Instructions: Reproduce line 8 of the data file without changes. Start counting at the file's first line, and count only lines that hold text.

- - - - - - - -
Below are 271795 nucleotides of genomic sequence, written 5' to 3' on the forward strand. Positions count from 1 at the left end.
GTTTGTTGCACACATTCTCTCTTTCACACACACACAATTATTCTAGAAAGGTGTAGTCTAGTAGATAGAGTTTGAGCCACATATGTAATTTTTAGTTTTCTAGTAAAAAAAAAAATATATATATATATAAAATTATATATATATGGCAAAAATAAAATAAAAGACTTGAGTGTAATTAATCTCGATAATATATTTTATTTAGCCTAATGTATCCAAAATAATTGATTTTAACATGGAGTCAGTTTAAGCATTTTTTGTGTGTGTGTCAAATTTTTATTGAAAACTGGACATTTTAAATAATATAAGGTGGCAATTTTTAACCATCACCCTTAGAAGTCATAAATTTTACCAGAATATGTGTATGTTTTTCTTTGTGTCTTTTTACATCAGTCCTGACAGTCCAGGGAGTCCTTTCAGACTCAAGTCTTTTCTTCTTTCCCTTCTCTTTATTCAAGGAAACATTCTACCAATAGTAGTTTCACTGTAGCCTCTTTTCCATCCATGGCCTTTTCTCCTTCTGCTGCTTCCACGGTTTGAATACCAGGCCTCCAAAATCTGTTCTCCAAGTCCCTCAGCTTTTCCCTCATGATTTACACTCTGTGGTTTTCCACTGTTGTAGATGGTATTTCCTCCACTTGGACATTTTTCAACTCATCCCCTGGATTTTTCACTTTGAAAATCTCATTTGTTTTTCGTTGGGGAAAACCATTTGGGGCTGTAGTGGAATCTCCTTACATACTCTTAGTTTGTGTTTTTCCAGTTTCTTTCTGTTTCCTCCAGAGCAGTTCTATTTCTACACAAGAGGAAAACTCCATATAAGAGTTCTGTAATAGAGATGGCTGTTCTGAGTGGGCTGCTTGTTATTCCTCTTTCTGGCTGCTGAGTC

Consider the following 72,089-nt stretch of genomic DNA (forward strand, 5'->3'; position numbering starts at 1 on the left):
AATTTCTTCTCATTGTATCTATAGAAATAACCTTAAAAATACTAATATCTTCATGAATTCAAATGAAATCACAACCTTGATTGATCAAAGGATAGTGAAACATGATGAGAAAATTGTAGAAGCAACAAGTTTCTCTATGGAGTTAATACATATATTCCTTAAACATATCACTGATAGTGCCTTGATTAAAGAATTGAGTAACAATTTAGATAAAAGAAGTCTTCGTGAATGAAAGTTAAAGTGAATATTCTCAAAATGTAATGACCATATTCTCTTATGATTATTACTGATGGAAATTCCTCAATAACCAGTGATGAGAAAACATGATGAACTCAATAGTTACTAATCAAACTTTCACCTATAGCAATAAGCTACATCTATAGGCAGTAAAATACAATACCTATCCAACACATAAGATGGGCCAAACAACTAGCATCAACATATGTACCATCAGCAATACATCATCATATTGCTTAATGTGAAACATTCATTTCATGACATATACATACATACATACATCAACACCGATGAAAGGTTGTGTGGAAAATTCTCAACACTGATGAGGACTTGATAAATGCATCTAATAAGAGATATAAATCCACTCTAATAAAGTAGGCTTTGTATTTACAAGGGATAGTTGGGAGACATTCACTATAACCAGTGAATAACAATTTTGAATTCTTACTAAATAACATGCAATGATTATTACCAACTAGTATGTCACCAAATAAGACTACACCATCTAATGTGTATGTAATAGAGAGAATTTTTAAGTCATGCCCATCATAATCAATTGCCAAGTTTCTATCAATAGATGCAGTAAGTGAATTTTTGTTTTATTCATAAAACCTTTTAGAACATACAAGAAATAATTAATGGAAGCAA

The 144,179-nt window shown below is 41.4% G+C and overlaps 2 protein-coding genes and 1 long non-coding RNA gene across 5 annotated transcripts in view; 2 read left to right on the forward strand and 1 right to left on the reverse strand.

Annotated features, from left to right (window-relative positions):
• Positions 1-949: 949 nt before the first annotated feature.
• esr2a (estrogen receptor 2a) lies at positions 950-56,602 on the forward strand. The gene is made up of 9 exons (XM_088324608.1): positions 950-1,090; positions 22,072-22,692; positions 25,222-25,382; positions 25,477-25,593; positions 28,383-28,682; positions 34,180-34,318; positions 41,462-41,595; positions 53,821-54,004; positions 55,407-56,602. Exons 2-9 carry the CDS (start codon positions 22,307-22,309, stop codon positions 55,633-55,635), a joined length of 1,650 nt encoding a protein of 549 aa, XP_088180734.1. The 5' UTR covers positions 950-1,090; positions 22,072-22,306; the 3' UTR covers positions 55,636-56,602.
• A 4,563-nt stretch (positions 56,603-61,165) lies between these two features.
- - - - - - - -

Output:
• esr2a (estrogen receptor 2a) lies at positions 950-56,602 on the forward strand. The gene is made up of 9 exons (XM_088324608.1): positions 950-1,090; positions 22,072-22,692; positions 25,222-25,382; positions 25,477-25,593; positions 28,383-28,682; positions 34,180-34,318; positions 41,462-41,595; positions 53,821-54,004; positions 55,407-56,602. Exons 2-9 carry the CDS (start codon positions 22,307-22,309, stop codon positions 55,633-55,635), a joined length of 1,650 nt encoding a protein of 549 aa, XP_088180734.1. The 5' UTR covers positions 950-1,090; positions 22,072-22,306; the 3' UTR covers positions 55,636-56,602.